Table 2. Dimensions and consequences of selected energy emergencies


Type of Emergency

A major interruption of oil supply from the Middle East

A shutdown of nuclear electricity generation because of a nuclear accident

A protracted coal strike

An earthquake in the south-central U.S. that seriously damages major oil and gas pipelines, rail lines, and electricity lines in the region

1. Causation

External governmental decisions, political instability, or terrorism

Regulator decision to protect public safety

Labor dispute

Natural hazard (“act of God”)

2. Immediacy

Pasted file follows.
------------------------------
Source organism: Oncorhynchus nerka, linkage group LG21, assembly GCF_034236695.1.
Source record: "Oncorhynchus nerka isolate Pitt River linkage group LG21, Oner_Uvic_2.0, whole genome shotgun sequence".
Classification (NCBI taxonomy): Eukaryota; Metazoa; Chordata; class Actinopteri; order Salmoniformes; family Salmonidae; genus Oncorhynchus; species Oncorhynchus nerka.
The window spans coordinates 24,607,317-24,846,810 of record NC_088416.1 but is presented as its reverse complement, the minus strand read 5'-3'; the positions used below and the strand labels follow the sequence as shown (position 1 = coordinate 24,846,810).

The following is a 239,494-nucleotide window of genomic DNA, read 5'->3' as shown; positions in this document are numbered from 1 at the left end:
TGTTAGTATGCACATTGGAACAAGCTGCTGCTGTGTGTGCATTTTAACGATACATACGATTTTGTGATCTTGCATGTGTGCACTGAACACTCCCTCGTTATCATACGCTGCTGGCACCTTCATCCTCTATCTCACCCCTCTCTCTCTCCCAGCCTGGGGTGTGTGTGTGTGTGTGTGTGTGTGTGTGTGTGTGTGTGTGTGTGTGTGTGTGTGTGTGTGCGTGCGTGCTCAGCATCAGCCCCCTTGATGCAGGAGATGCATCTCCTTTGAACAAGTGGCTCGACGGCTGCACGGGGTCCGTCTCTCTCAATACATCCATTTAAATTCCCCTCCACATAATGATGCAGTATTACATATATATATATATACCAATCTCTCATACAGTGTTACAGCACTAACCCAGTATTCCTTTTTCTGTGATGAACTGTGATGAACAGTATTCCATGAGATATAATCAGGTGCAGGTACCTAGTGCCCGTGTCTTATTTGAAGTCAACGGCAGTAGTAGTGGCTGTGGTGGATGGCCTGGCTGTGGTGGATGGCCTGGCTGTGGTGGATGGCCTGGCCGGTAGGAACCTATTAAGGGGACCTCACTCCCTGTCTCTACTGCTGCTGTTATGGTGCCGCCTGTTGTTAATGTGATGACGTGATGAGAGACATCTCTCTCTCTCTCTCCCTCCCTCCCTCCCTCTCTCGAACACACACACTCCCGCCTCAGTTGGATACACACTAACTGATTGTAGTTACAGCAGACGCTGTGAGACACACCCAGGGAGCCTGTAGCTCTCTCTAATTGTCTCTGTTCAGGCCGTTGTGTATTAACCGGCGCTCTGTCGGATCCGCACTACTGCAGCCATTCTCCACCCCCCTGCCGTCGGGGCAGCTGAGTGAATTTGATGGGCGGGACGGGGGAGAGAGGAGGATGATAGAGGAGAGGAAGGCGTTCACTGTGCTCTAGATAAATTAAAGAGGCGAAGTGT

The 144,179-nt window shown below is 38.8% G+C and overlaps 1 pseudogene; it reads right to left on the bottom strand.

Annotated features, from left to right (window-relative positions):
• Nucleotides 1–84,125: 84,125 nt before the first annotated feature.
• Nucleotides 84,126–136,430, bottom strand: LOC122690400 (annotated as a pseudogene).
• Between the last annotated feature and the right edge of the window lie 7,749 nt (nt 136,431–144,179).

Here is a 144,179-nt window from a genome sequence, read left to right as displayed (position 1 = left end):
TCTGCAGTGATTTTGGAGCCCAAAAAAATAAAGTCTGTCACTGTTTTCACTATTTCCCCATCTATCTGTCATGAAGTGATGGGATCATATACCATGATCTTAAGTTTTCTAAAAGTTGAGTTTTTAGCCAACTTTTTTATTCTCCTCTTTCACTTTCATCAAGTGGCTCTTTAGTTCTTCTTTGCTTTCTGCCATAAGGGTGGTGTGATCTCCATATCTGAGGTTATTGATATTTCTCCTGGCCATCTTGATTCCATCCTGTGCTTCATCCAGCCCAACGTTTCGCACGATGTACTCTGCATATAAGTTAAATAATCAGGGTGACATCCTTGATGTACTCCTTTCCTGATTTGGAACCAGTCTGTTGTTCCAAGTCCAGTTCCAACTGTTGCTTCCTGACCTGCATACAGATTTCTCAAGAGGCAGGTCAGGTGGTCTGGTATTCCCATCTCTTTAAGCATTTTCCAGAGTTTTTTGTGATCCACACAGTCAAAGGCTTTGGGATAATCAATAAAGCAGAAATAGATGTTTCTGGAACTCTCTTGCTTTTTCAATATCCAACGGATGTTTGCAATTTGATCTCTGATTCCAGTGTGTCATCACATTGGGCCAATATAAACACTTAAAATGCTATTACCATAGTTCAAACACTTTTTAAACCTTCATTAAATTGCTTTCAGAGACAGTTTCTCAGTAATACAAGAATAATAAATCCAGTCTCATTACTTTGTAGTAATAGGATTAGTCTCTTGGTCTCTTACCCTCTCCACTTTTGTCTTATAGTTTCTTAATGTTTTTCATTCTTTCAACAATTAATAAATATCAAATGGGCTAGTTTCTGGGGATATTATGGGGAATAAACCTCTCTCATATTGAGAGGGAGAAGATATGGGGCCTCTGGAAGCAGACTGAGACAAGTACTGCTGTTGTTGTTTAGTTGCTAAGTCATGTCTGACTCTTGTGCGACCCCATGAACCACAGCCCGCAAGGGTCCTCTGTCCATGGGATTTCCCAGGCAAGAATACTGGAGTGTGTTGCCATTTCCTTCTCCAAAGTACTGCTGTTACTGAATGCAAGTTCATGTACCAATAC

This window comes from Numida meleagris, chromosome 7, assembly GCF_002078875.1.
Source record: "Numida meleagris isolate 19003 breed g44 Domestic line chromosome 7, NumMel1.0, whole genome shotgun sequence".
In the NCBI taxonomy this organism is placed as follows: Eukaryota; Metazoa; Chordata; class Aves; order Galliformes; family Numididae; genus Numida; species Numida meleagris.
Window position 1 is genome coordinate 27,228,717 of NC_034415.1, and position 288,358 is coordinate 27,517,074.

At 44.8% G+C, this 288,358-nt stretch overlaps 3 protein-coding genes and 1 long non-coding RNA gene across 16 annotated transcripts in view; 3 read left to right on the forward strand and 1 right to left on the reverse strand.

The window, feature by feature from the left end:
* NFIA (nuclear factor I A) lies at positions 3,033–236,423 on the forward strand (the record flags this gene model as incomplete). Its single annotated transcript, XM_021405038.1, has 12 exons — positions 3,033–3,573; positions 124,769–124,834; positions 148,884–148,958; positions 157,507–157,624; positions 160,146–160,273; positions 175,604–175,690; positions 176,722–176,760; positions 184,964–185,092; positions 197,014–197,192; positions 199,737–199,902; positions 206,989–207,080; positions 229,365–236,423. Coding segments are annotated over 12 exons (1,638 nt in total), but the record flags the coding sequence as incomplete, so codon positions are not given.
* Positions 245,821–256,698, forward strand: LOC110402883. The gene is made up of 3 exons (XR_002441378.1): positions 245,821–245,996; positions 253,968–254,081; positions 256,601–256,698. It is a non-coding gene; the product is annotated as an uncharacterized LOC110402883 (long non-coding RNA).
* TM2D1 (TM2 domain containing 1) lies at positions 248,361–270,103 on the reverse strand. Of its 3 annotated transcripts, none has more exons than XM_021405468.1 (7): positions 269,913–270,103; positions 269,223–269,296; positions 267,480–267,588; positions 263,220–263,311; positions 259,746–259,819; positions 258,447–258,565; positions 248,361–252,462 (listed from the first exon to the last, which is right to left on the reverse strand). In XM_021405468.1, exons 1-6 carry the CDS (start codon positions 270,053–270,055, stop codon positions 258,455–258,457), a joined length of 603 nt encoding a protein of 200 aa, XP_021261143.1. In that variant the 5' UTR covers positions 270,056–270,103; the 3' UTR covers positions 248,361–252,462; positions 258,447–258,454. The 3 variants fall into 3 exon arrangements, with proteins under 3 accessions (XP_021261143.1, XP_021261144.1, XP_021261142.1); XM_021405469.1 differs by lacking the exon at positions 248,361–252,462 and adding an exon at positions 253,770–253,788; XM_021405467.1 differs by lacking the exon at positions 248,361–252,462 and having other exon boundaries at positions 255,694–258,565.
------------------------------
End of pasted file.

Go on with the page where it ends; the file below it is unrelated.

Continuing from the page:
Import cutoffs lagged 5–6 weeks

Immediate effects on electricity supply

End-use energy scarcity lagged up to 90 days

Immediate effects on gas supply to importing regions, and on the electricity grid; various lags otherwise

3. Magnitude

Uncertain; could be serious but unlikely to be catastrophic

Could be substantial in some locales

Probably no more than discomfort in most places; union control over coal supply appears limited

Possibility of immediate dangers to life and health in the affected area but energy impacts unlikely to be the major concerns locally

4. Incidence

Affects most sectors of society and economy in the U.S. and in

Some geographical focus but broad social effects in region where

Focused on coal-producing and coal-using regions

Besides the earthquake region, focused on other regions

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